Monday, November 15, 2004

The Powerful Toronto Launch

The silver elevator opens onto a movie set of men
in red shirts and blue suits weaving their
knees through the shimmer of skin-coloured
dresses, women holding martinis aloft, not
spilling a drop, the DJ rubbing records from
the 80s, I think I hear the English Beat,
even my first girlfriend is here -- yes a
piece of Corner Brook, Newfoundland has
found its way into the posh Spoke Club on
King Street. There's a couple having sex
in the large bathrooms at the back, there
are three men at the bar hungrily devouring
dark drinks, everyone looks like theyve
had a haircut and been inside, alone, for
three months, dying to have a party, to tan
their faces under recessed lighting. Yes,
that's it, there's a hunger here to celebrate,
to let loose, to lock eyes and say I love
you I'm in love with you let's have sex against
the upholstered wall let's oh my god what's
that, the bar is closing it's last call
but we havent yet toasted we havent yet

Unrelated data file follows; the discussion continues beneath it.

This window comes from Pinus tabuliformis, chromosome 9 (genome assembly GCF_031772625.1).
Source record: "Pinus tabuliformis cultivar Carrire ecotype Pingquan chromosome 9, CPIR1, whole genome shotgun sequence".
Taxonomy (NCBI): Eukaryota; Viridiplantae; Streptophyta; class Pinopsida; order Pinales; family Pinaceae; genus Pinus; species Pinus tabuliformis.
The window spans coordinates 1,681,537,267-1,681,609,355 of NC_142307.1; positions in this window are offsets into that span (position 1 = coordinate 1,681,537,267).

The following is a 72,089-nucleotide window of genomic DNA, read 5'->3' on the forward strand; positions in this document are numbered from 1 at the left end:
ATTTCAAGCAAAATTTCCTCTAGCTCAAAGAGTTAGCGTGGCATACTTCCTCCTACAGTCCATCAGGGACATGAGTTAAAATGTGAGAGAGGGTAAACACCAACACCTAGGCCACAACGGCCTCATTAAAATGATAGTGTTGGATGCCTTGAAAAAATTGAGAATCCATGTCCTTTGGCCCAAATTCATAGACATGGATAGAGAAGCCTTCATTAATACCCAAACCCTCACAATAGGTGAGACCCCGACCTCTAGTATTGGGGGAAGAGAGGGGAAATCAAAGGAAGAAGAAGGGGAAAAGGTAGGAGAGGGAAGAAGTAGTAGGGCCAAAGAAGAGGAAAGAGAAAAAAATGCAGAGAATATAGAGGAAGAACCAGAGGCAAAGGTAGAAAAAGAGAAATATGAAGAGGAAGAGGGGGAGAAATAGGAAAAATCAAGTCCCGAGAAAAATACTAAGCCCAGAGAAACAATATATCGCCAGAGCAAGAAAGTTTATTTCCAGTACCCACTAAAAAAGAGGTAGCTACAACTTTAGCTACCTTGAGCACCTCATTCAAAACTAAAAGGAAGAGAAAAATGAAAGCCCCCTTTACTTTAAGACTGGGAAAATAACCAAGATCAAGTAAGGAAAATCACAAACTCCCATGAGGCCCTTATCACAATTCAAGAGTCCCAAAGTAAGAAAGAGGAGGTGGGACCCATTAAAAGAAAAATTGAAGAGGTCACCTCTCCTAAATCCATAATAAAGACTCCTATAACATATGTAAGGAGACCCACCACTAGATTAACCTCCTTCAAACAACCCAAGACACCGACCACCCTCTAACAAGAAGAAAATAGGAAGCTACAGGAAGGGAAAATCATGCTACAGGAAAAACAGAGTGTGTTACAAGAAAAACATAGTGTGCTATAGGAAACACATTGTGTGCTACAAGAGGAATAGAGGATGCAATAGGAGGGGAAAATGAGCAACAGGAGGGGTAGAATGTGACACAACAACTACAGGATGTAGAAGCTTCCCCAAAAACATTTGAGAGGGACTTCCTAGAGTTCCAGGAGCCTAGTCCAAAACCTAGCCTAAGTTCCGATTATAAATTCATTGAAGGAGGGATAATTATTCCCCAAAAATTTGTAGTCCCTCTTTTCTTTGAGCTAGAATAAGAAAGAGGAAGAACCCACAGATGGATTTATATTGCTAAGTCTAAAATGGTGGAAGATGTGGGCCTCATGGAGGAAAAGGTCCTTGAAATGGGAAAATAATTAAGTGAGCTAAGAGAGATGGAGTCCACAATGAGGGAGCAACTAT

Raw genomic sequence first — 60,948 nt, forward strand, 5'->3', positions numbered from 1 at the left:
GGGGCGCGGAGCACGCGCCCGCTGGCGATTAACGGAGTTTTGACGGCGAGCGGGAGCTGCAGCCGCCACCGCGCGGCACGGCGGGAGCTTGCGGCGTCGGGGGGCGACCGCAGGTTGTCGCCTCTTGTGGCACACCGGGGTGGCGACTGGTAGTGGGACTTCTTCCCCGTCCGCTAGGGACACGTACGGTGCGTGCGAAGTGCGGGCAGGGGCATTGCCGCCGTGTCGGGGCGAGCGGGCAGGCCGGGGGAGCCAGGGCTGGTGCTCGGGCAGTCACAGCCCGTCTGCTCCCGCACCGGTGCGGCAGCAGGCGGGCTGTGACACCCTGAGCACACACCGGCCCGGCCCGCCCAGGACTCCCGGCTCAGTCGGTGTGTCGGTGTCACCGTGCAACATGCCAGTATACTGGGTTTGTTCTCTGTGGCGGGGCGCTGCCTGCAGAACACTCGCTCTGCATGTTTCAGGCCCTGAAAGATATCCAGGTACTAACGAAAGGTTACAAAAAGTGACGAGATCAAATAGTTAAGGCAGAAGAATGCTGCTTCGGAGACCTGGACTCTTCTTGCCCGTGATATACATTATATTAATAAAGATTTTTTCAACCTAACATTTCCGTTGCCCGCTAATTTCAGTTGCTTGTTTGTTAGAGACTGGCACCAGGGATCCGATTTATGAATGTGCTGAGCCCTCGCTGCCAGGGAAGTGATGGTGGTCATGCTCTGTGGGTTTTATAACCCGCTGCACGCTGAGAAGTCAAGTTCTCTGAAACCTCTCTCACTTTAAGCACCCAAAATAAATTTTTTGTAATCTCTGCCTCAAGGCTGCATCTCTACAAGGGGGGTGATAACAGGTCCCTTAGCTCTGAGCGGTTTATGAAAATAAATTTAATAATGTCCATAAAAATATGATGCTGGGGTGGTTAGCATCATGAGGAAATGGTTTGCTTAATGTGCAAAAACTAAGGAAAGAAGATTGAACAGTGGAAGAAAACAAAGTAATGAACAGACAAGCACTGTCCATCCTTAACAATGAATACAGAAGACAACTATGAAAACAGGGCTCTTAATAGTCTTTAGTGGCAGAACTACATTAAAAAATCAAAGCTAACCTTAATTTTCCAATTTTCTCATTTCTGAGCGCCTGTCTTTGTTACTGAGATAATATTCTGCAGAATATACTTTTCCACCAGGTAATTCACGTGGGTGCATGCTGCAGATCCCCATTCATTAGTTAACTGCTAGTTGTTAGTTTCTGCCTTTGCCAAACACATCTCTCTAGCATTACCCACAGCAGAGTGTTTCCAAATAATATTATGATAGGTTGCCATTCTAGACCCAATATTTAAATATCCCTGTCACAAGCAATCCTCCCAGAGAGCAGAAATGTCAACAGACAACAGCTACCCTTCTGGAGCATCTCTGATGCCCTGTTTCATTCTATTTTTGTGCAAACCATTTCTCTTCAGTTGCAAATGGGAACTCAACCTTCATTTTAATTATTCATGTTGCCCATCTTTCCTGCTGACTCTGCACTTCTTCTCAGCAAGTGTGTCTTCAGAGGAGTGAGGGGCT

made love to everyone yes I've signed books
and I'm hoarse, my god I'm running a fever
take me home I've so enjoyed myself and
thank you friends thank you for blowing
the roofs off your own heads it was great
while it lasted a long high ride I've
landed I'm skidding to my Gate I am home
with my baby in bed.

Sunday, November 14, 2004

All the Pink Per Diems Plastered on the French Door

In the crush I saw him smoking outside. The jazz trio
pumping out a bass line, the fortune
teller in the back room saying, You have
travelled a long distance. The Mexican
writer, who looked broken on the ferry
earlier, is ebullient and saucy in his
orange shirt. I saunter over
to the poet smoking outside. There is something we are trying
to do. Trying to love each other through
the glass door. He pulls at his zipper.
I nod. He rubs his fingers together. I slap
a twenty on the door.
What are you doing.
He needs more money.
He is nodding and rubbing his fingers.
Suddenly four pink fifties are
whipped out of wallets and pressed
against the glass. These are fifties
we get every day in Vancouver -- our
per diem fifties.
He drops his pants. To tremendous
But when he opens the door the fifties
Later, draped over the bed, drinking
out the minibar, the international
authors admit it was wrong to haul
away the pink per diem bills. It
was wrong, they feel chagrin, and they
are willing to live with chagrin.